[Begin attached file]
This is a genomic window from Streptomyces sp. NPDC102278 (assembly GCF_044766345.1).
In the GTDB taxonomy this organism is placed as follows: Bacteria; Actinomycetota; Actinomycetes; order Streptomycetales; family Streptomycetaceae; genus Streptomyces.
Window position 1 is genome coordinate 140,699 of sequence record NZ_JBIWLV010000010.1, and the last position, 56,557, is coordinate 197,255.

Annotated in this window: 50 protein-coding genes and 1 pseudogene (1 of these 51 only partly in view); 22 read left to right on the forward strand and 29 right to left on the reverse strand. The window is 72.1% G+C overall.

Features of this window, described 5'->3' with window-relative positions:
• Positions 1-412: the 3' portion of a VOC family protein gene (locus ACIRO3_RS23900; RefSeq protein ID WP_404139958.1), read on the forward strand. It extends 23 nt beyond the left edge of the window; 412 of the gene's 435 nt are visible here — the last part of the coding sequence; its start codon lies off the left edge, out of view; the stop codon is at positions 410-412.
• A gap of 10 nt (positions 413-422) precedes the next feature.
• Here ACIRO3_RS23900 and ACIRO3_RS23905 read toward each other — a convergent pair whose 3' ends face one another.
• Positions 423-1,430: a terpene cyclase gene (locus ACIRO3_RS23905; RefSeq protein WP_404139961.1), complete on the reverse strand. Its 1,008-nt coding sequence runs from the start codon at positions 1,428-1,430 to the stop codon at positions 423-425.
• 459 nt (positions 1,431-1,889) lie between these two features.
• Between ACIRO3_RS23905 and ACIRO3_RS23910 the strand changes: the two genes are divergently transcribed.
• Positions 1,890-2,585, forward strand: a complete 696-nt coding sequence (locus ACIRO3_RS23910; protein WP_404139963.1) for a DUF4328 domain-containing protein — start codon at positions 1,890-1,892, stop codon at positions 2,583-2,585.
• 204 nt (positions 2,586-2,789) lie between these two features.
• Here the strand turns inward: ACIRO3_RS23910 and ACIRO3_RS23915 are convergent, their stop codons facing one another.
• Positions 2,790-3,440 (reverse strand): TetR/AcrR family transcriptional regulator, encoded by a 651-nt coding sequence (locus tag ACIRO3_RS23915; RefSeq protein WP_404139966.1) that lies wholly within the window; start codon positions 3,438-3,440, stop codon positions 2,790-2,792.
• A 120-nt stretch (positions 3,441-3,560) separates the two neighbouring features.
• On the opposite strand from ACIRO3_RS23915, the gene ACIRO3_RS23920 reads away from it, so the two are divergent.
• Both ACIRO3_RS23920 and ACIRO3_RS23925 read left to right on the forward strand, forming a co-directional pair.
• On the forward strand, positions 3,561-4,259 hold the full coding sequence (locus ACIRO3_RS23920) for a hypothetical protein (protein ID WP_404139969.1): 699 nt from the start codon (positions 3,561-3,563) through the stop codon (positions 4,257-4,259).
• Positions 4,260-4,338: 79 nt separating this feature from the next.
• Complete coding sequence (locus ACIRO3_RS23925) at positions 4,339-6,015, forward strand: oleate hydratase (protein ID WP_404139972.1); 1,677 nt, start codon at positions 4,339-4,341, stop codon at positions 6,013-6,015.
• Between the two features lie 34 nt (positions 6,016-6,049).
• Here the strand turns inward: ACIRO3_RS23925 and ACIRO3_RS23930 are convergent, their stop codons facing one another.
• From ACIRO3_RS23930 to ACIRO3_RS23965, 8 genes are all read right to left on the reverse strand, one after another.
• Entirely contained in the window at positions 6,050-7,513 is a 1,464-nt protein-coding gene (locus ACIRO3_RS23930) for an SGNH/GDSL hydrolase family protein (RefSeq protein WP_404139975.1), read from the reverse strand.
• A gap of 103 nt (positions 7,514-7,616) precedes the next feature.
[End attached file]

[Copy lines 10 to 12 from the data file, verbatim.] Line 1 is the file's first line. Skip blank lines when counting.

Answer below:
• 459 nt (positions 1,431-1,889) lie between these two features.
• Between ACIRO3_RS23905 and ACIRO3_RS23910 the strand changes: the two genes are divergently transcribed.
• Positions 1,890-2,585, forward strand: a complete 696-nt coding sequence (locus ACIRO3_RS23910; protein WP_404139963.1) for a DUF4328 domain-containing protein — start codon at positions 1,890-1,892, stop codon at positions 2,583-2,585.